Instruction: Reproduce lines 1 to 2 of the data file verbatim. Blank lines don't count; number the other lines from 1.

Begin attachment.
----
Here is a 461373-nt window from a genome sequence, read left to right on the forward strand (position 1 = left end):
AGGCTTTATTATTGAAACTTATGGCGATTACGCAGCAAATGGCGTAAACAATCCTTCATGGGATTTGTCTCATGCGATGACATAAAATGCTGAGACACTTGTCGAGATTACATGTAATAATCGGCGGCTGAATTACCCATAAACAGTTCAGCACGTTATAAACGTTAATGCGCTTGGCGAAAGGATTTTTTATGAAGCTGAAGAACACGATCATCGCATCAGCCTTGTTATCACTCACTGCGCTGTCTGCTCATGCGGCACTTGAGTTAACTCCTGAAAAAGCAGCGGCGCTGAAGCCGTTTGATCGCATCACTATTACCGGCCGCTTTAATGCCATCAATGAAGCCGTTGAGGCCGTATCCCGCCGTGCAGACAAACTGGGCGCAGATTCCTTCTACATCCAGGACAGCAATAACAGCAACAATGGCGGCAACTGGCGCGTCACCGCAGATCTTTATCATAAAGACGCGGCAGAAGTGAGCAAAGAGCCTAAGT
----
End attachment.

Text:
Here is a 461373-nt window from a genome sequence, read left to right on the forward strand (position 1 = left end):
AGGCTTTATTATTGAAACTTATGGCGATTACGCAGCAAATGGCGTAAACAATCCTTCATGGGATTTGTCTCATGCGATGACATAAAATGCTGAGACACTTGTCGAGATTACATGTAATAATCGGCGGCTGAATTACCCATAAACAGTTCAGCACGTTATAAACGTTAATGCGCTTGGCGAAAGGATTTTTTATGAAGCTGAAGAACACGATCATCGCATCAGCCTTGTTATCACTCACTGCGCTGTCTGCTCATGCGGCACTTGAGTTAACTCCTGAAAAAGCAGCGGCGCTGAAGCCGTTTGATCGCATCACTATTACCGGCCGCTTTAATGCCATCAATGAAGCCGTTGAGGCCGTATCCCGCCGTGCAGACAAACTGGGCGCAGATTCCTTCTACATCCAGGACAGCAATAACAGCAACAATGGCGGCAACTGGCGCGTCACCGCAGATCTTTATCATAAAGACGCGGCAGAAGTGAGCAAAGAGCCTAAGT